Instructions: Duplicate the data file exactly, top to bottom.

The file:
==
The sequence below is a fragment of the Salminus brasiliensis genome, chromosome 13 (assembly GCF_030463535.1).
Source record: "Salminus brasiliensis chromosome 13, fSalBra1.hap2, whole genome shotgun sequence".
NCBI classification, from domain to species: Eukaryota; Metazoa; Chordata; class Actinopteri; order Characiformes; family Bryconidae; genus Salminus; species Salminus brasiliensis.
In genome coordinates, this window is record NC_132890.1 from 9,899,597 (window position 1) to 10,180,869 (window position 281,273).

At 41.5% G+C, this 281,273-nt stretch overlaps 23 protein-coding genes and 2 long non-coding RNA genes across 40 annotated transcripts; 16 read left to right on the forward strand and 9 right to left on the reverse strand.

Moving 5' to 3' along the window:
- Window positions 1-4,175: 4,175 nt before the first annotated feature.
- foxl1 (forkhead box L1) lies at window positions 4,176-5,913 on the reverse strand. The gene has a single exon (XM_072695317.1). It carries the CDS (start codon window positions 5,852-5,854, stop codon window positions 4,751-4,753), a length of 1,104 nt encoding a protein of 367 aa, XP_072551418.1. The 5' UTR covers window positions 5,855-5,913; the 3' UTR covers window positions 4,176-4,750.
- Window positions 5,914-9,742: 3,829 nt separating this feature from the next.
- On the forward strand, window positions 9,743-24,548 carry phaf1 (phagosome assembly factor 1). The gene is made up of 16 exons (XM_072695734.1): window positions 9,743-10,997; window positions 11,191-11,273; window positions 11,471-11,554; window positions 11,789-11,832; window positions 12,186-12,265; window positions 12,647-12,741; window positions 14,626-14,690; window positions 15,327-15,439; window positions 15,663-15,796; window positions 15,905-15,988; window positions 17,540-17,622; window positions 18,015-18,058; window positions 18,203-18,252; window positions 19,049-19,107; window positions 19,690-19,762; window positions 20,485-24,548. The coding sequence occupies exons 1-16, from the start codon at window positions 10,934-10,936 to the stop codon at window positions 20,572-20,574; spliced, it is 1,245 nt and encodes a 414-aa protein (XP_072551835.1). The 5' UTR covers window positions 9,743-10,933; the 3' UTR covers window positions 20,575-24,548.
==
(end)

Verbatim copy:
The sequence below is a fragment of the Salminus brasiliensis genome, chromosome 13 (assembly GCF_030463535.1).
Source record: "Salminus brasiliensis chromosome 13, fSalBra1.hap2, whole genome shotgun sequence".
NCBI classification, from domain to species: Eukaryota; Metazoa; Chordata; class Actinopteri; order Characiformes; family Bryconidae; genus Salminus; species Salminus brasiliensis.
In genome coordinates, this window is record NC_132890.1 from 9,899,597 (window position 1) to 10,180,869 (window position 281,273).

At 41.5% G+C, this 281,273-nt stretch overlaps 23 protein-coding genes and 2 long non-coding RNA genes across 40 annotated transcripts; 16 read left to right on the forward strand and 9 right to left on the reverse strand.

Moving 5' to 3' along the window:
- Window positions 1-4,175: 4,175 nt before the first annotated feature.
- foxl1 (forkhead box L1) lies at window positions 4,176-5,913 on the reverse strand. The gene has a single exon (XM_072695317.1). It carries the CDS (start codon window positions 5,852-5,854, stop codon window positions 4,751-4,753), a length of 1,104 nt encoding a protein of 367 aa, XP_072551418.1. The 5' UTR covers window positions 5,855-5,913; the 3' UTR covers window positions 4,176-4,750.
- Window positions 5,914-9,742: 3,829 nt separating this feature from the next.
- On the forward strand, window positions 9,743-24,548 carry phaf1 (phagosome assembly factor 1). The gene is made up of 16 exons (XM_072695734.1): window positions 9,743-10,997; window positions 11,191-11,273; window positions 11,471-11,554; window positions 11,789-11,832; window positions 12,186-12,265; window positions 12,647-12,741; window positions 14,626-14,690; window positions 15,327-15,439; window positions 15,663-15,796; window positions 15,905-15,988; window positions 17,540-17,622; window positions 18,015-18,058; window positions 18,203-18,252; window positions 19,049-19,107; window positions 19,690-19,762; window positions 20,485-24,548. The coding sequence occupies exons 1-16, from the start codon at window positions 10,934-10,936 to the stop codon at window positions 20,572-20,574; spliced, it is 1,245 nt and encodes a 414-aa protein (XP_072551835.1). The 5' UTR covers window positions 9,743-10,933; the 3' UTR covers window positions 20,575-24,548.